N-Nitrosamines in Sartans
We use suitable analytical equipment to ensure the absence of N-Nitrosamine Impurities in Sartan API’s, Final Products and Waters. QACS quality approach is in accordance with EDQM and FDA methodology.
N-Nitrosamine in other Medicines
Other medicines, such as pioglitazone and ranitidine HCI, have had Nitrosamines impurities. As result more medicines have been placed under scrutiny by EMA and FDA. On the forefront of such testing, QACS ensures safety and quality by implementing methodologies to test for the absence or presence of such impurities in:
While working towards the goal of non-quantifiable N-nitrosamine impurities, interim limits for NDMA and NDEA have been set in place according to the maximum daily intake of the specific sartan in question.
Products that contain either impurity above the limits or both impurities at any level will not be allowed in the European Union. To assist companies during and after the 2-year transition period QACS laboratory has invested heavily in state-of-the-art equipment to allow the detection of said impurities down to the LOD that will be enforced after the transition period (0.03ppm).
What we test for
Following EDQM and FDA methodologies QACS provides NDMA, NDEA, NMBA, EIPNA, DIPNA, DIPEA impurities testing in Sartan Raw Materials and Final Products as outlined hereby:
- UHPLC-APCI-MS/MS analysis according to EDQM suggested CVUA Karlsruhe method
- GC-MS (Headspace) analysis based on EDQM suggested PALG method/FDA method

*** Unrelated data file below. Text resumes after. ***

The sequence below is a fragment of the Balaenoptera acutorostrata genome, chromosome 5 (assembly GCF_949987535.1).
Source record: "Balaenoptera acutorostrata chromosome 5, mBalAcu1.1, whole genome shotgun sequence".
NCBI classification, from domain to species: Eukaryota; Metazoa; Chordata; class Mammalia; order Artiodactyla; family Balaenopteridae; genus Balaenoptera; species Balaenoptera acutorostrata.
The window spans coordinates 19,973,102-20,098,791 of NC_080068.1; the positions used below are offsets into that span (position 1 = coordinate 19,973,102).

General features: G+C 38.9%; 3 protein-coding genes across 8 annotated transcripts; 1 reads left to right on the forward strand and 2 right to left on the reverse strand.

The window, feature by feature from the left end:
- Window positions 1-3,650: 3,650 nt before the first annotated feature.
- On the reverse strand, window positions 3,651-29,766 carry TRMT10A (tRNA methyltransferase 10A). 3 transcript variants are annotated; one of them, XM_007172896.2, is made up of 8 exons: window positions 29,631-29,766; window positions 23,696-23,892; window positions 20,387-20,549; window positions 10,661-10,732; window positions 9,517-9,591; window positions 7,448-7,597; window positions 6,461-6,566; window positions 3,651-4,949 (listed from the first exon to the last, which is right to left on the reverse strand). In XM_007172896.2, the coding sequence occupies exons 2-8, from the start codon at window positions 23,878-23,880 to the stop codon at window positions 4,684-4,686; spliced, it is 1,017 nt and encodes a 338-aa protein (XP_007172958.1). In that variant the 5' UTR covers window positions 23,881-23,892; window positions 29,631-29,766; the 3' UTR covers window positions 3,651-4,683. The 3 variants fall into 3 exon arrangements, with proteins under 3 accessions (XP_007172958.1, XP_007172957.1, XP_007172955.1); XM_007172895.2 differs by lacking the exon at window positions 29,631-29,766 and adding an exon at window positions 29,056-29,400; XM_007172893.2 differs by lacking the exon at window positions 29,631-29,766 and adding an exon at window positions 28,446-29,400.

- Method Validation for final products
How N-Nitrosamines came to be present
N-nitrosodimethylamine (NDMA) and N-nitrosodiethylamine (NDEA), both classified as probable human carcinogens, were not identified as impurities of Sartan APIs up until June 2018 and therefore they were not tested for.
This problem arose from a change in the manufacturing process that goes back prior to 2012 but was not flagged as problematic until 2018. Recently, spotlight has been shined on the manufacturing process suggesting that the higher yielding sodium azide/ zinc chloride route in Dimethyl formamide and the necessary quenching by sodium nitrite and its conversion to nitrous acid in the presence of secondary amines will yield N-Nitrosamines.
Since testing begun the majority of Sartan medicines were either found not to contain N-nitrosamine impurities or were present at very low levels. A transition period has now been set in place where companies that manufacture sartan medicines should review their manufacturing process according to strict EMA’s temporary limits, after said period companies will have to demonstrate the absence, in quantifiable levels of these impurities.
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